And Brooks: “I thought the fans were great, we just have to keep playing hard and playing together. Our fans, that’s what they want, they want a team that’s gonna compete and leave everything on the floor, and I think we’ve done that. We’re not happy with being 9-13, but we’re competing, we’re battling, and guys are playing good basketball. Our backcourt is on a nice run right now, and we have to keep that the case.”

Not Great Pixels

The night was ultimately a positive one for the Wizarding Children, but no day in 2016 goes by without some collar-tugging.

Saturday was no different, thanks to a weird dynamic between Wall and Beal early. Beal was something of a disaster in the first half, equally disinterested in passing the ball and feigning effort on the defensive end.

Wall seemed unwilling to pass his backcourt mate the ball unless it was all but necessary, though he was finding everybody else on the court with ease, so the effect was minimized.

While he made some dazzling plays with the ball in his hands, there was plenty to gripe about when it came to Wall’s game early on. He didn’t grab his first rebound until the fourth quarter—Wall, Beal, and Porter had one combined rebound through the first three quarters, which Porter pulled down 68 seconds into the game. Wall also went just 3-for-10 in the first half thanks to a number of questionable shots.

Porter, meanwhile, had a quiet 10 points in 33 minutes and struggled mightily to guard Antetokounmpo. He contributed just 1 rebound, 1 assist, 2 steals, and a block while shooting 4-for-9 from the field. The Wizards had much more success matching Oubre and, for a brief time, Morris with the Greek Freak; Oubre is quicker, longer, and more aggressive than Porter on defense, while Morris is stronger and didn’t let Antetokounmpo overpower him. Porter simply looked too physically average to match up against the pinnacle of human athleticism.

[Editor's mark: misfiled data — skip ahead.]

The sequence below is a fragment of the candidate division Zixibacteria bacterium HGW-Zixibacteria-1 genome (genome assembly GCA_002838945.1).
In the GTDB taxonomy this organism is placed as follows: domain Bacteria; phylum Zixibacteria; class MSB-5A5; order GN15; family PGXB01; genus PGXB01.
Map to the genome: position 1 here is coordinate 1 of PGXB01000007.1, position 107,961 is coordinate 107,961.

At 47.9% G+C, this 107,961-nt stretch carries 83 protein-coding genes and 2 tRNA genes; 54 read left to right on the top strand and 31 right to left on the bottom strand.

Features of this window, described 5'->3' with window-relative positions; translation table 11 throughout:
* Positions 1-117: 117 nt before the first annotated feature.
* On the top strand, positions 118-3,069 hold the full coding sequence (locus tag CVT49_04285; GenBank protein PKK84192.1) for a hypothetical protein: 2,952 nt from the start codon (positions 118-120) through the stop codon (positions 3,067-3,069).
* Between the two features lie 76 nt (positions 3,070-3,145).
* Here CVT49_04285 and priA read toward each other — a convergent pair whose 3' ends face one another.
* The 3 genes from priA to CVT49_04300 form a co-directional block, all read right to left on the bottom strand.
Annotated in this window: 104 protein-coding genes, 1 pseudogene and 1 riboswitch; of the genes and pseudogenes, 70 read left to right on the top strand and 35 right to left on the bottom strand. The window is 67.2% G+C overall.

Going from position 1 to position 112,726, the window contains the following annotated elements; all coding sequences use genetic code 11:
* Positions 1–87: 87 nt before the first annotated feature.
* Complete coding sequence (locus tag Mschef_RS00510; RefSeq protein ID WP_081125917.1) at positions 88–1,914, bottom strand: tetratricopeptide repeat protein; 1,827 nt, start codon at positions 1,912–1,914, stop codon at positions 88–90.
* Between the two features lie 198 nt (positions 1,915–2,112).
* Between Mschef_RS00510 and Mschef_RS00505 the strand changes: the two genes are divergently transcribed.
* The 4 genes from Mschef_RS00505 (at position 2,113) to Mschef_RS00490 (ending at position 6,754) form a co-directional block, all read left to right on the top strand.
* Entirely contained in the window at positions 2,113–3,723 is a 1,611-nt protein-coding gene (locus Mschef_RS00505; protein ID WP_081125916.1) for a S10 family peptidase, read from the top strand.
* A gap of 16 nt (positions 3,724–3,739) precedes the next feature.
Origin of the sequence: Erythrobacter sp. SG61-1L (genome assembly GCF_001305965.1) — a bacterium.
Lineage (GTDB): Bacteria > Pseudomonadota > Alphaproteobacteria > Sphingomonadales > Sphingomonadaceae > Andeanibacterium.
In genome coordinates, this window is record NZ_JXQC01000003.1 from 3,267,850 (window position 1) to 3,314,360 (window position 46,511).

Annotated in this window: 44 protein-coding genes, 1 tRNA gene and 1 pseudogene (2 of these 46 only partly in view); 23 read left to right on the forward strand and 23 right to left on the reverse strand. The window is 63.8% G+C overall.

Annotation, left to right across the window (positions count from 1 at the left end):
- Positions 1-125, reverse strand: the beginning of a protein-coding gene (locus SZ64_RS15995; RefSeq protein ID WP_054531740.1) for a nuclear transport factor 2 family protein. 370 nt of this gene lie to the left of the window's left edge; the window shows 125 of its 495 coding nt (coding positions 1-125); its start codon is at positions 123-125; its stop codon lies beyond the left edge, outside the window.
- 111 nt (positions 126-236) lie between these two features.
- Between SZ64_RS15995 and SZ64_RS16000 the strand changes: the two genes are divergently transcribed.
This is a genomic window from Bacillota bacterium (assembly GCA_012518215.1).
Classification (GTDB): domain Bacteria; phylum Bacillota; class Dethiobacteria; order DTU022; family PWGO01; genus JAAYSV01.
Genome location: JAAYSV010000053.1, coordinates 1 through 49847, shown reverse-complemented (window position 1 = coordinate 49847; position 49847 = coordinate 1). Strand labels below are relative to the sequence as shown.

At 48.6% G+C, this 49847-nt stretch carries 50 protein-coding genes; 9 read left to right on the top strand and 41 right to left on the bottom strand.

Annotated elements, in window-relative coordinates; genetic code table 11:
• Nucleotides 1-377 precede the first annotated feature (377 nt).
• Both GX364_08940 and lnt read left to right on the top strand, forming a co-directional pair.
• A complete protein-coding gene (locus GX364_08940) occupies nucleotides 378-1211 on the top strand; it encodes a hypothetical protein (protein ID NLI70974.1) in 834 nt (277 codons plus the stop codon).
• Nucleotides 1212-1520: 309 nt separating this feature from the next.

Elsewhere, Gortat finally spoke to the media again, but suffice to say, it didn’t seem like it was his idea to do so. Maybe it was, I don’t know for sure, but he certainly didn’t give off a vibe of wanting to speak to reporters. Most of his answers lasted just several seconds, and he offered little aside from Oubre was good, the team played better defense, and he’s happy he’s playing in the fourth quarter.


The Wizards held a baby race during one timeout. It was a colossal failure and awkward for all both involved and uninvolved. None of the three babies knew what the hell was going on, and the first baby only crossed the starting line when a woman—perhaps the mother, but who knows—picked up the infant and placed it on the ground in crawling position.

What racing babies have to do with Star Wars I cannot say, but I can say with great certainty that it was among the worst in-game entertainment attempts I’ve ever witnessed.

At least one person enjoyed the #babies. That person: #glennconsor.

  1. Oubre made sure to correct one of the Wizards PR people who introduced him to the media scrum on Saturday after the game as “Kelly Oubre,” by shouting “Junior!” in response.
Bryan Frantz on EmailBryan Frantz on LinkedinBryan Frantz on Twitter
Bryan Frantz
Reporter / Writer at TAI
Bryan is a D.C. native with a degree in something or other from UNC. He has important, interesting hobbies, but mostly he just weeps over D.C. sports teams. You can find him on the Metro, inevitably complaining about Red Line delays.